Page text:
Madness and Modernity

Madness and Modernity : Mental Illness and the Visual Arts in Vienna 1900

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With its focus on a specific place and time (Vienna in 1900) and on a specific theme (madness), "Madness and Modernity" sets out to explore artistic, social and psychological themes which provide insights into the madness-modernity nexus that manifested itself in Vienna at the turn of the twentieth century. The book's thematic structure draws out particular examples of the connection between madness and modernity. Designs by Otto Wagner for the Steinhof mental hospital are juxtaposed with expressionist portraits, such as those by Oskar Kokoschka, of patients who were interned there.Self-portraits by Egon Schiele are shown alongside photographs of men with neurological disorders, while art works by psychiatric patients are also reproduced. Throughout, arresting visual material substantiates the links between madness and modernity which not only characterised Viennese society at this time but touched many European communities in the early twentieth century. Including over 100 images, this groundbreaking book includes a number of short chapters which focus on specific works of particular significance.
Taken in parts or as a whole, "Madness and Modernity" is essential reading for anyone wanting to understand a fascinating facet of European modernism and society.
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Product details

  • Hardback | 168 pages
  • 222 x 264 x 20mm | 898.11g
  • Lund Humphries Publishers Ltd
  • London, United Kingdom
  • English
  • 1848220200
  • 9781848220201
  • 1,338,545

Table of contents

Contents: Foreword, James Peto; Introduction and acknowledgements, Gemma Blackshaw and Leslie Topp; Scrutinised bodies and lunatic utopias: Mental illness, psychiatry and the visual arts in Vienna, 1898-1914, Gemma Blackshaw and Leslie Topp; object essay: Karl Henning, Wax models of two male heads, 1897-98, Nicola Imrie; Mad modernists: imaging mental illness in Viennese portraits, Gemma Blackshaw; object essay: Gustav Jagerspacher, Portrait of Peter Altenberg, 1909, Gemma Blackshaw; Modernity follows madness? Viennese architecture for mental illness and nervous disorders, Nicola Imrie and Leslie Topp; object essay: Erwin Pendl (studio), Model of Lower Austrian Provincial Institution for the Cure and Care of the Mentally and Nervously Ill 'am Steinfhof', c.1907, Leslie Topp; object essay: Josef Karl Radler, Untitled (Self-Portrait), 1913, Luke Heighton; The allure of nerves: class, gender and neurasthenia in Klimt's society portraits, Sabine Wieber; object essay: Richard Luksch, Two faience figures for the Purkersdorf Sanatorium, 1905, Sabine Wieber; Madness and literature in Vienna 1900, Geoffrey C. Howes; Checklist of exhibited works; Bibliography; Index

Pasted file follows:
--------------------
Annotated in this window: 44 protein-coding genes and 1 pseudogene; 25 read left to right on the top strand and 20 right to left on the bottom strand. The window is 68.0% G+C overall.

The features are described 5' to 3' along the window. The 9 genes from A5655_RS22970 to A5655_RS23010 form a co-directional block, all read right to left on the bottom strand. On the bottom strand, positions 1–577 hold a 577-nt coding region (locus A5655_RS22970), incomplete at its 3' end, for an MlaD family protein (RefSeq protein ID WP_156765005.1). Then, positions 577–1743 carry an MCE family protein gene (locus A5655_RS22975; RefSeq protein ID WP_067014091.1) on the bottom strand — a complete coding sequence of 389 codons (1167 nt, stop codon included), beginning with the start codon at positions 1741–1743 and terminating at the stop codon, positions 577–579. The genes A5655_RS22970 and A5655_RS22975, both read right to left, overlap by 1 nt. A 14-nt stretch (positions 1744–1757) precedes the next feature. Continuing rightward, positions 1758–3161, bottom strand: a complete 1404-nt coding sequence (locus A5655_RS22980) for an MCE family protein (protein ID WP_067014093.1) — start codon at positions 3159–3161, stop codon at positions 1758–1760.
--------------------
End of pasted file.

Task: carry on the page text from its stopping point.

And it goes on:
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About Nicola Imrie

Dr Gemma Blackshaw is a Lecturer in History of Art and Visual Culture, University of Plymouth. She is currently co-editing a volume of essays borne out of the conference 'Journeys into Madness: Representing Mental Illness in the Arts and Sciences, 1850-1930' held in London in 2007. Dr Leslie Topp is Lecturer in History of Art and Architecture, Birkbeck College, University of London. She is the author of, among other titles, Architecture and truth in fin-de-siecle Vienna (2004).Nicola Imrie received her Ph.D. in History of Art from Birkbeck College in 2008. She is a member of the AHRC-funded 'Madness and Modernity' project and is a research assistant on the exhibition.Luke Heighton has recently submitted his Ph.D. thesis in History of Art at Birkbeck College. He is a member of the AHRC-funded 'Madness and Modernity' project.Sabine Wieber is a Lecturer in History of Art at Roehampton University, London, and is a member of the AHRC-funded 'Madness and Modernity' project.Geoffrey C. Howes is author of numerous articles on Austrian literature. From 2000 to 2005 he was co-editor (with J. Vansant) of the journal Modern Austrian Literature and has translated texts by Peter Rosei, Doron Rabinovici, Lilian Faschinger and others.
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